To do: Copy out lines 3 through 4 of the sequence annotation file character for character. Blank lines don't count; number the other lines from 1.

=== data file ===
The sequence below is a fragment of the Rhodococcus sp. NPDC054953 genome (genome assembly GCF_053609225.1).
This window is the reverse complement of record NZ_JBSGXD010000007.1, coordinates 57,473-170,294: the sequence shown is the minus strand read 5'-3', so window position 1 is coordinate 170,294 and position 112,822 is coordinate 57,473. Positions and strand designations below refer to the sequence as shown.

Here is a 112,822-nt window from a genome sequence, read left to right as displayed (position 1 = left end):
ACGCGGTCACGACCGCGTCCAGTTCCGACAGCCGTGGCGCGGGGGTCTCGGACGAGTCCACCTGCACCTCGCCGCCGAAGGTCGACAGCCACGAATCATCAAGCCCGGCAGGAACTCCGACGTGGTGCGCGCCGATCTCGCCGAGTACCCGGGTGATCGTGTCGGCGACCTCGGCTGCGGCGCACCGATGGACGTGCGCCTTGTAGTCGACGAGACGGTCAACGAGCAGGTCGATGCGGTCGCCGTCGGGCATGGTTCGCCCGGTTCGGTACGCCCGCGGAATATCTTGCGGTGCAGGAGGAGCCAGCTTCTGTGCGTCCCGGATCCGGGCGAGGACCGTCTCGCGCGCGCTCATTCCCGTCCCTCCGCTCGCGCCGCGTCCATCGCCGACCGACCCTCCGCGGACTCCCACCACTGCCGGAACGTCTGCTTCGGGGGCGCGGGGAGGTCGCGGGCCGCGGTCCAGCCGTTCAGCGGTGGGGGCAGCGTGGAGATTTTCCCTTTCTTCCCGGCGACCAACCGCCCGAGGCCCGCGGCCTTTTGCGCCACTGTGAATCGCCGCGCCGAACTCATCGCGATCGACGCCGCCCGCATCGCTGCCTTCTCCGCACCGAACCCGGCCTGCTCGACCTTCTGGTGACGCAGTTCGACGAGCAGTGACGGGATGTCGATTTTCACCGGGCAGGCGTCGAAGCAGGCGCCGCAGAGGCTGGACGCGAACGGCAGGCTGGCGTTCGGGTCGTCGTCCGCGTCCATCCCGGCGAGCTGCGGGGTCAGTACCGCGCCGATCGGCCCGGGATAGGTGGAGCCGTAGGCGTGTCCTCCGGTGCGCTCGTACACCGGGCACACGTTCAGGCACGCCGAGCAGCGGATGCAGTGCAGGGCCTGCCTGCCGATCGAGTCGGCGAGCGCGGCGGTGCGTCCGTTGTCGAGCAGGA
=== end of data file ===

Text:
Here is a 112,822-nt window from a genome sequence, read left to right as displayed (position 1 = left end):
ACGCGGTCACGACCGCGTCCAGTTCCGACAGCCGTGGCGCGGGGGTCTCGGACGAGTCCACCTGCACCTCGCCGCCGAAGGTCGACAGCCACGAATCATCAAGCCCGGCAGGAACTCCGACGTGGTGCGCGCCGATCTCGCCGAGTACCCGGGTGATCGTGTCGGCGACCTCGGCTGCGGCGCACCGATGGACGTGCGCCTTGTAGTCGACGAGACGGTCAACGAGCAGGTCGATGCGGTCGCCGTCGGGCATGGTTCGCCCGGTTCGGTACGCCCGCGGAATATCTTGCGGTGCAGGAGGAGCCAGCTTCTGTGCGTCCCGGATCCGGGCGAGGACCGTCTCGCGCGCGCTCATTCCCGTCCCTCCGCTCGCGCCGCGTCCATCGCCGACCGACCCTCCGCGGACTCCCACCACTGCCGGAACGTCTGCTTCGGGGGCGCGGGGAGGTCGCGGGCCGCGGTCCAGCCGTTCAGCGGTGGGGGCAGCGTGGAGATTTTCCCTTTCTTCCCGGCGACCAACCGCCCGAGGCCCGCGGCCTTTTGCGCCACTGTGAATCGCCGCGCCGAACTCATCGCGATCGACGCCGCCCGCATCGCTGCCTTCTCCGCACCGAACCCGGCCTGCTCGACCTTCTGGTGACGCAGTTCGACGAGCAGTGACGGGATGTCGATTTTCACCGGGCAGGCGTCGAAGCAGGCGCCGCAGAGGCTGGACGCGAACGGCAGGCTGGCGTTCGGGTCGTCGTCCGCGTCCATCCCGGCGAGCTGCGGGGTCAGTACCGCGCCGATCGGCCCGGGATAGGTGGAGCCGTAGGCGTGTCCTCCGGTGCGCTCGTACACCGGGCACACGTTCAGGCACGCCGAGCAGCGGATGCAGTGCAGGGCCTGCCTGCCGATCGAGTCGGCGAGCGCGGCGGTGCGTCCGTTGTCGAGCAGGA